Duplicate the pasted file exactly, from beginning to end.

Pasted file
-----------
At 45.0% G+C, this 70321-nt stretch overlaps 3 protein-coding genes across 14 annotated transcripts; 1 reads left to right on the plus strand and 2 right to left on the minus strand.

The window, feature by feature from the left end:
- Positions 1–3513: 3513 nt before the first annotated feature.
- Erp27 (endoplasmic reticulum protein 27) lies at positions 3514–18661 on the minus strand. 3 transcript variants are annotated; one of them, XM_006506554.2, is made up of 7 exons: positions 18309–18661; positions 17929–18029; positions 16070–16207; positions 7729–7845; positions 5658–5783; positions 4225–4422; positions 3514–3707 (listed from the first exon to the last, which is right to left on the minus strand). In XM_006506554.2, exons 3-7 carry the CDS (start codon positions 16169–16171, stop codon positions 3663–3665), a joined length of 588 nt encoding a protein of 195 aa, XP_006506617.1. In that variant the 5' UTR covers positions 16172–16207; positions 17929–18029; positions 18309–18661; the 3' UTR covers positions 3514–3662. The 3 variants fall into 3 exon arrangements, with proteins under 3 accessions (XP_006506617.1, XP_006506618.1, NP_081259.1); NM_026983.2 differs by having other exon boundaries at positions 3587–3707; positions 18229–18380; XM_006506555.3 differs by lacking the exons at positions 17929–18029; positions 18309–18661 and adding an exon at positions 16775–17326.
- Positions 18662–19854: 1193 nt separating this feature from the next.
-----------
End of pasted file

At 45.0% G+C, this 70321-nt stretch overlaps 3 protein-coding genes across 14 annotated transcripts; 1 reads left to right on the plus strand and 2 right to left on the minus strand.

The window, feature by feature from the left end:
- Positions 1–3513: 3513 nt before the first annotated feature.
- Erp27 (endoplasmic reticulum protein 27) lies at positions 3514–18661 on the minus strand. 3 transcript variants are annotated; one of them, XM_006506554.2, is made up of 7 exons: positions 18309–18661; positions 17929–18029; positions 16070–16207; positions 7729–7845; positions 5658–5783; positions 4225–4422; positions 3514–3707 (listed from the first exon to the last, which is right to left on the minus strand). In XM_006506554.2, exons 3-7 carry the CDS (start codon positions 16169–16171, stop codon positions 3663–3665), a joined length of 588 nt encoding a protein of 195 aa, XP_006506617.1. In that variant the 5' UTR covers positions 16172–16207; positions 17929–18029; positions 18309–18661; the 3' UTR covers positions 3514–3662. The 3 variants fall into 3 exon arrangements, with proteins under 3 accessions (XP_006506617.1, XP_006506618.1, NP_081259.1); NM_026983.2 differs by having other exon boundaries at positions 3587–3707; positions 18229–18380; XM_006506555.3 differs by lacking the exons at positions 17929–18029; positions 18309–18661 and adding an exon at positions 16775–17326.
- Positions 18662–19854: 1193 nt separating this feature from the next.